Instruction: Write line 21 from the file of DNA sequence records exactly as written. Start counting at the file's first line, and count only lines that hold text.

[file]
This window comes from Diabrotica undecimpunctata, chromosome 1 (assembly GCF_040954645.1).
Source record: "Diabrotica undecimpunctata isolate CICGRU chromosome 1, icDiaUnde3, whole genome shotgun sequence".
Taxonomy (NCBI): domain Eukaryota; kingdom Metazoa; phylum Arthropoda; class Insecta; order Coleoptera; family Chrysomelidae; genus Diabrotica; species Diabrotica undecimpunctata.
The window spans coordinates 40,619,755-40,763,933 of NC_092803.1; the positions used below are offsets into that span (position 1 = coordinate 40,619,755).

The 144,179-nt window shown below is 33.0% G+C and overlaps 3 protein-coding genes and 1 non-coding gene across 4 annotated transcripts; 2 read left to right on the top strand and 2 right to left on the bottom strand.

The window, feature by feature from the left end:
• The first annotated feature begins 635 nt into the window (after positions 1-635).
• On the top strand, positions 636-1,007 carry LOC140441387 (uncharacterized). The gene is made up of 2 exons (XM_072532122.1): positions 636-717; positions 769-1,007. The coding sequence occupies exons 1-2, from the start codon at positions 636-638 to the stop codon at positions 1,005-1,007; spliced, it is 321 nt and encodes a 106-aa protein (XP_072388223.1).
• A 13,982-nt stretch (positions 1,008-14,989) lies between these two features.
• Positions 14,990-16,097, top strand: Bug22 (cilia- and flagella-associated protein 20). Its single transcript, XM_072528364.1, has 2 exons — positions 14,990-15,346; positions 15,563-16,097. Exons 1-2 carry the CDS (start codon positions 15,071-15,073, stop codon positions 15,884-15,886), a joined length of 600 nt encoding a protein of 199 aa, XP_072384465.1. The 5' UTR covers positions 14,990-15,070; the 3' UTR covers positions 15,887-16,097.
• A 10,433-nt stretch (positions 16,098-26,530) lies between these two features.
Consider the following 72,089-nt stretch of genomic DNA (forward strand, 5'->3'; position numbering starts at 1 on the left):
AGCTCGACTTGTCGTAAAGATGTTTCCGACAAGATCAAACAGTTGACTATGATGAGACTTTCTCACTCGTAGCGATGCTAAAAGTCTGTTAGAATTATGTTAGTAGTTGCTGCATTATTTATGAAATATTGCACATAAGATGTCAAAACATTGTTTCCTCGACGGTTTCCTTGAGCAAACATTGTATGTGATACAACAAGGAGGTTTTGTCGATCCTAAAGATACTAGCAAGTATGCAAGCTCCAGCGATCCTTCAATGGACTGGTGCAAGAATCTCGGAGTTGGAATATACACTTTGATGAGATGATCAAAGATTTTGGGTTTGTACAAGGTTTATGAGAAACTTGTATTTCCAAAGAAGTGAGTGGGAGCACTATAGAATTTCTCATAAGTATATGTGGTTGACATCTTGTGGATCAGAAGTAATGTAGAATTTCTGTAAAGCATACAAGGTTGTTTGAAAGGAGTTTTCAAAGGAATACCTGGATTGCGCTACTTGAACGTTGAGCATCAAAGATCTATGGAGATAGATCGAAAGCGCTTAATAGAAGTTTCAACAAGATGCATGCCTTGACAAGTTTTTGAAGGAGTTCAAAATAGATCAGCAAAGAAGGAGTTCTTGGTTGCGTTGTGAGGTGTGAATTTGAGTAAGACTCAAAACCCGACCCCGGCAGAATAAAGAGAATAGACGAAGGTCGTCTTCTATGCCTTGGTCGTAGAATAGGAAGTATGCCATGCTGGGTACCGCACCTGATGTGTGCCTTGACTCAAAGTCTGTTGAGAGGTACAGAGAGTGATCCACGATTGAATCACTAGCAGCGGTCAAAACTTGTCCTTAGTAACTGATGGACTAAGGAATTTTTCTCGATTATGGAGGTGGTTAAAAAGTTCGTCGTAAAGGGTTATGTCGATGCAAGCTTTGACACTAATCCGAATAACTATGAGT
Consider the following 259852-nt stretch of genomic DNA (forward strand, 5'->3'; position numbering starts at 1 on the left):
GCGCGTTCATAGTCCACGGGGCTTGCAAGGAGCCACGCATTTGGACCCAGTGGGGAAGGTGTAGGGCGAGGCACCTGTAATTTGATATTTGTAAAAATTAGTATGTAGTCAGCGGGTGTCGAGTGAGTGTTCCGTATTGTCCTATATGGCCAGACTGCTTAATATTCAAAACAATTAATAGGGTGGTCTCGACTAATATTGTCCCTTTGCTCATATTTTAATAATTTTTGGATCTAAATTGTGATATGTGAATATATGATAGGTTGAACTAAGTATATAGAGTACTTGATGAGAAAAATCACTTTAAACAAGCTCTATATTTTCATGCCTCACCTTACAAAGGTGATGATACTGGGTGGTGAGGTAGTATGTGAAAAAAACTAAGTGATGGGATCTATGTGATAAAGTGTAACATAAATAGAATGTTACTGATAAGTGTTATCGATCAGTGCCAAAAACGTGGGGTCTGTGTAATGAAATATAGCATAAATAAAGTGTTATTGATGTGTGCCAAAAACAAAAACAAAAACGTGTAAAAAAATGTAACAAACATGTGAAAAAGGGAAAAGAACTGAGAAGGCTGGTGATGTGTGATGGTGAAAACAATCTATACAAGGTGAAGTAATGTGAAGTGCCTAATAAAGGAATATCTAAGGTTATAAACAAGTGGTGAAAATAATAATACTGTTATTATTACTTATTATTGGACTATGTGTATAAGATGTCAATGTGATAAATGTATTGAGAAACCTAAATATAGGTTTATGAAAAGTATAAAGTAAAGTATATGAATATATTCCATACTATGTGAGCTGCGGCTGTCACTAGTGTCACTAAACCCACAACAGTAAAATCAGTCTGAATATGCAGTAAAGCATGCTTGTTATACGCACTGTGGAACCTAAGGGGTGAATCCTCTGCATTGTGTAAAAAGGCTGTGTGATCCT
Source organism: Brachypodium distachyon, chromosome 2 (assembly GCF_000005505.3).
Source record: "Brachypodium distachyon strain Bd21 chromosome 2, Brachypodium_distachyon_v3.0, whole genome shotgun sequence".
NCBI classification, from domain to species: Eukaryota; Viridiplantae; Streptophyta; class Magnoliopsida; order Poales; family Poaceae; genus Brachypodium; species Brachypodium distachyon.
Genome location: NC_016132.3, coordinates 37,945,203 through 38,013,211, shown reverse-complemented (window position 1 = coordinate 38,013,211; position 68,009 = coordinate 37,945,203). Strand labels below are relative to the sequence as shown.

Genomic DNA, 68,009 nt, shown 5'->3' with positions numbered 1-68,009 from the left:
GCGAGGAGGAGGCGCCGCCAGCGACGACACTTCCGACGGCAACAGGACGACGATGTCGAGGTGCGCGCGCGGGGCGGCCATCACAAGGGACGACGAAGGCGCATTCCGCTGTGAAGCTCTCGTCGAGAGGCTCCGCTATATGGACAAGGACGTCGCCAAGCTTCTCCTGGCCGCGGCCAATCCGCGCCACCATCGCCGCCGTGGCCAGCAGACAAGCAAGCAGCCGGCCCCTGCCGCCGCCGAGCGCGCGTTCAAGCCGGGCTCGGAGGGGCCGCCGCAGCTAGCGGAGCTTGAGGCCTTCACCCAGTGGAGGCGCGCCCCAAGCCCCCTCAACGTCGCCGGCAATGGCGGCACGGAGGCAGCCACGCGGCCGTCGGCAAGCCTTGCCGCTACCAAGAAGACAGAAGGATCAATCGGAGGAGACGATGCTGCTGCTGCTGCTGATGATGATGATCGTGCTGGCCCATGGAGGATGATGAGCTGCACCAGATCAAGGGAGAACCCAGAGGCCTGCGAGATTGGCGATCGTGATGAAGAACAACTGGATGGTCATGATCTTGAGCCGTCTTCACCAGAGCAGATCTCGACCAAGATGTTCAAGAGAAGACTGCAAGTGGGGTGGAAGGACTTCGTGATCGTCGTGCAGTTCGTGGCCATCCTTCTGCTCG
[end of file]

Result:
GCGAGGAGGAGGCGCCGCCAGCGACGACACTTCCGACGGCAACAGGACGACGATGTCGAGGTGCGCGCGCGGGGCGGCCATCACAAGGGACGACGAAGGCGCATTCCGCTGTGAAGCTCTCGTCGAGAGGCTCCGCTATATGGACAAGGACGTCGCCAAGCTTCTCCTGGCCGCGGCCAATCCGCGCCACCATCGCCGCCGTGGCCAGCAGACAAGCAAGCAGCCGGCCCCTGCCGCCGCCGAGCGCGCGTTCAAGCCGGGCTCGGAGGGGCCGCCGCAGCTAGCGGAGCTTGAGGCCTTCACCCAGTGGAGGCGCGCCCCAAGCCCCCTCAACGTCGCCGGCAATGGCGGCACGGAGGCAGCCACGCGGCCGTCGGCAAGCCTTGCCGCTACCAAGAAGACAGAAGGATCAATCGGAGGAGACGATGCTGCTGCTGCTGCTGATGATGATGATCGTGCTGGCCCATGGAGGATGATGAGCTGCACCAGATCAAGGGAGAACCCAGAGGCCTGCGAGATTGGCGATCGTGATGAAGAACAACTGGATGGTCATGATCTTGAGCCGTCTTCACCAGAGCAGATCTCGACCAAGATGTTCAAGAGAAGACTGCAAGTGGGGTGGAAGGACTTCGTGATCGTCGTGCAGTTCGTGGCCATCCTTCTGCTCG